When reading Rex' commentary, and in thinking about the theme, I was struck for the first time about why it takes both a ROD and a STAFF to comfort me in Psalm 23?

Leapfinger 8:17 AM  

WHEE! for some Monday fun, with a cute little OLE/OLE in the middle.

WHEE played all kinds of TAG in school at recess, but never TOETAG!

FEUD for thought to have ERICA Jong and Anita LOOS in the grid. Could be a theme extension with SLATtern.

ALOE! It's time to go to work, C U!

joho 8:17 AM  

The theme came to pretty quickly when I was done but POLE seemed out of place to me. All other answers are walking aids. You fish with a POLE, fly a flag on it or a fireman slides down it but I don't think you walk with it. I must be over thinking this, right!?

Assuming it's just me, I'd say it's a fine Monday theme and early puzzle level puzzle. And if you don't agree, COMEGETME! 😊

Susan McConnell 8:25 AM  

@RAD2626 Many sermons have been written on the rod and staff of a shepherd as relates to Psalm 23.

I thought this was a crunchier than normal Monday, and I enjoyed it. I plopped in FEUD with no hesitation, and for sure would have stumbled if the puzzle wanted "beef" there. I also plopped in SCAM with no hesitation. I associate "spam" with email or electronic get rich quick schemes.

Sensed no theme as I was filling it in, but once done I went back and saw it, though I have to admit, it is a pretty dull one.

Kris in ABCA 8:26 AM  

TOETAG crossing COMEGETME was a bit morbid and sad.

Leapfinger 8:34 AM  

@Anon 4:51 - Like a chimney!
@Lewis, love yer ROD Quotoid; @JohnChild, thnx for those lyrics, too!
@NCA Prez, is it too early in the day for a caipirinha? Will try to muddle through...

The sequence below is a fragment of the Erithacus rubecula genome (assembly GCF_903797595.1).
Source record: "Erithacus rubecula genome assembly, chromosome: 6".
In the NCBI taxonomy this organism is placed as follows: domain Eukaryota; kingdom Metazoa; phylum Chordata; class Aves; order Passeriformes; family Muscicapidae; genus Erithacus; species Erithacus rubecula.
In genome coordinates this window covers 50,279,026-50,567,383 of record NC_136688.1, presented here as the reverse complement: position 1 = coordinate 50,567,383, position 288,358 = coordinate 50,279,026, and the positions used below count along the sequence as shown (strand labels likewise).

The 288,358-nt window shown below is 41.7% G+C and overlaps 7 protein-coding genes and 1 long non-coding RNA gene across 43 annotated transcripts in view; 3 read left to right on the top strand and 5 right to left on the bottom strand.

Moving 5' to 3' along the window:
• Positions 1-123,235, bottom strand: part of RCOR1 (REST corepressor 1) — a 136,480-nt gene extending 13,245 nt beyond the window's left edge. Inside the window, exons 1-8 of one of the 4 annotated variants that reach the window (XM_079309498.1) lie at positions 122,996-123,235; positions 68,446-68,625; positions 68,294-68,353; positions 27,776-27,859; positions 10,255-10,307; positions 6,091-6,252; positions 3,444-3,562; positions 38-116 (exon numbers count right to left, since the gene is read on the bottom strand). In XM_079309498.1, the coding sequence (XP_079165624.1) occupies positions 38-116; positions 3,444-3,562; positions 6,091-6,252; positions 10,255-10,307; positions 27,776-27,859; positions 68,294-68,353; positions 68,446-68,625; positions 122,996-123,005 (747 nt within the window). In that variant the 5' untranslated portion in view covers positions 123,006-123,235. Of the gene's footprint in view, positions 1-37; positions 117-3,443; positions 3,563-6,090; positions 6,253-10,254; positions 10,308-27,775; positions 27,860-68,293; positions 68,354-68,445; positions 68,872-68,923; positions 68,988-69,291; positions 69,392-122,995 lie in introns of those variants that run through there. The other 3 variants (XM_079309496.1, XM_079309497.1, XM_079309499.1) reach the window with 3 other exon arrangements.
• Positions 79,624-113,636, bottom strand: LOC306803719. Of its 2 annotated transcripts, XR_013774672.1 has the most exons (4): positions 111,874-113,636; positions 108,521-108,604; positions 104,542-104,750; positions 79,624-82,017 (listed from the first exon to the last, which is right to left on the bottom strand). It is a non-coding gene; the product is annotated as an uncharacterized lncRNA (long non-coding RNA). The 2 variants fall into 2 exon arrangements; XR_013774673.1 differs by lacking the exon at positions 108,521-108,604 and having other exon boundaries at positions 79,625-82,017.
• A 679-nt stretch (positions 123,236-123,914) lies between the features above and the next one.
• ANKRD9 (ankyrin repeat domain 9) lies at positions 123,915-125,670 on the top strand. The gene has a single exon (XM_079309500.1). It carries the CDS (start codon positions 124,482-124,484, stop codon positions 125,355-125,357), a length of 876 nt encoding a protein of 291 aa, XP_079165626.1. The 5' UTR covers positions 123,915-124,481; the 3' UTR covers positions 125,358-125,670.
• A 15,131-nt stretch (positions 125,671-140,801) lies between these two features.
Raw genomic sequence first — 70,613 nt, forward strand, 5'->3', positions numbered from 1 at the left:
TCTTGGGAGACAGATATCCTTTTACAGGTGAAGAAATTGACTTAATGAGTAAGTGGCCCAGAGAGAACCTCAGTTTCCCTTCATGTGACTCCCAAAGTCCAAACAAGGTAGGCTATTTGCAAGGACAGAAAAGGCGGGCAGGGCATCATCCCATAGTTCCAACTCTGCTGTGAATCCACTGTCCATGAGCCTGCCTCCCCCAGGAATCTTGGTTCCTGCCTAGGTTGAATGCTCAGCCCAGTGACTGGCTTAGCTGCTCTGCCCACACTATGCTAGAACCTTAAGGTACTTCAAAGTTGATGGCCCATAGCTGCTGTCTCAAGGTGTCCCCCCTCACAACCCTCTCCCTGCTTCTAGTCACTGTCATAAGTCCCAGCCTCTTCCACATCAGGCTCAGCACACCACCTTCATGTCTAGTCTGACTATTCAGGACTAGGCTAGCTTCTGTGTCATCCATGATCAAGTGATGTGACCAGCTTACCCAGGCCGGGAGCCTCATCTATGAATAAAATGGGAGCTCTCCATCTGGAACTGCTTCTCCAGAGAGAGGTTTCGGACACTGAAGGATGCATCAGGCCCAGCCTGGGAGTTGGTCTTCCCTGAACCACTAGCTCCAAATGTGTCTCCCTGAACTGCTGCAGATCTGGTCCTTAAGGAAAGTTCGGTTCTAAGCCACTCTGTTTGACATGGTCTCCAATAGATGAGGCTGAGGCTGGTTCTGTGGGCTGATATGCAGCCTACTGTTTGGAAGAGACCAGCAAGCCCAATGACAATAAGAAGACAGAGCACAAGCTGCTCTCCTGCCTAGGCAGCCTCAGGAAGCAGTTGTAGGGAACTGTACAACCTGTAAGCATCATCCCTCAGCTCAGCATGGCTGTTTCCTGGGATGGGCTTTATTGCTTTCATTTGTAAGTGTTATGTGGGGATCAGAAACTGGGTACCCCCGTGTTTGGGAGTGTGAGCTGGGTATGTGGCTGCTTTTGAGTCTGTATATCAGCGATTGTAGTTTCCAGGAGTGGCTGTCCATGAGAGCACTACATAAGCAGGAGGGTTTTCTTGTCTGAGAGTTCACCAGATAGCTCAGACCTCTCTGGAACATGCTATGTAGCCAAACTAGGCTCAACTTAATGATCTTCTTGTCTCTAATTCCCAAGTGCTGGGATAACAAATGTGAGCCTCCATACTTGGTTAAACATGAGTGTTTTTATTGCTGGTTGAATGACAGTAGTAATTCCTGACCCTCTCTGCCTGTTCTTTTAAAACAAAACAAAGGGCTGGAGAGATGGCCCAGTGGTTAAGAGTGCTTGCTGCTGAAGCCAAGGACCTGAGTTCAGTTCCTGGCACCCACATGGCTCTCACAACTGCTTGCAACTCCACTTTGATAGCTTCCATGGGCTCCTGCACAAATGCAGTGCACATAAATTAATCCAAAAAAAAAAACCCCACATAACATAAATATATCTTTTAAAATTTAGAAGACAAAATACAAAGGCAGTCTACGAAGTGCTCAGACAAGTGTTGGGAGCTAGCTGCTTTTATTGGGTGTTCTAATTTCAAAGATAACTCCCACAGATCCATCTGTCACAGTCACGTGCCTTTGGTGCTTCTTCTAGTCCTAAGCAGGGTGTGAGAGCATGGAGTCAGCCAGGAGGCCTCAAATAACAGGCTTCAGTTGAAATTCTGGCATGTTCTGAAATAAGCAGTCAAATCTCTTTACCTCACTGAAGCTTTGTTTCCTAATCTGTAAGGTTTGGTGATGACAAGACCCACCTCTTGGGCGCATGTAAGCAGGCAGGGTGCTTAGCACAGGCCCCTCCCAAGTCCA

Ludyjynn 8:36 AM  

RODSTEWART would have been more aptly clued by: "co-author and singer of hit song, 'Maggie May'"...Wake up, Maggie, I think I got something to say to you. It's late September and I really should be back at school...

A FEUD implies hostilities on both sides. Carson/Rivers was a one-sided affair. According to Joan, her attempts to communicate with/reconcile with Johnny were met w/ silence til his death!

Easy, peasey Monday puzz. Thanks, IL and WS.

jberg 8:50 AM  

Pretty easy for me, maybe because there weren't any birds at my feeder, so I could put the answers in without interruption. I think AGATE was the only thing I didn't know right off. I did hesitate over STICK UP MEN, as it doesn't seem rightly clued.

What I learned: J.I. Rodale took time off from organic gardening and food supplement fads to write about synonyms. I guess the book is well-known, but at first I thought @Rex was making some arcane joke by mis-typing Roget.

Nice to see SUDOKU in a crossword; now I'm waiting for the Sudoku constructors to reciprocate.

AliasZ 8:51 AM  


Baton, shaft, pin, dowel, stave and wand were missing, but otherwise this was a fun Monday puzzle. Oh yeah, and stalk. And PIPE could have been a theme answer as well.

WHEE WHEE WHEE is how this little piggy cried all the way home. Or was that wee wee wee? How can you tell the difference between WHEE and wee? Maybe WHEE is pronounced hwee, I don't know. WHEE the people need to know. The difference is the number of times you say WHEE. If once, you must be on a rollercoaster. Twice, it's an onomatopoeic phrase for what is heard in LOOS. Thrice, you are a piggy. In France the little piggy cries "Oui, oui, oui, Enesco!" all the way home. When in France, and all that horse shaft. WHEE, WHEE, I gotta go.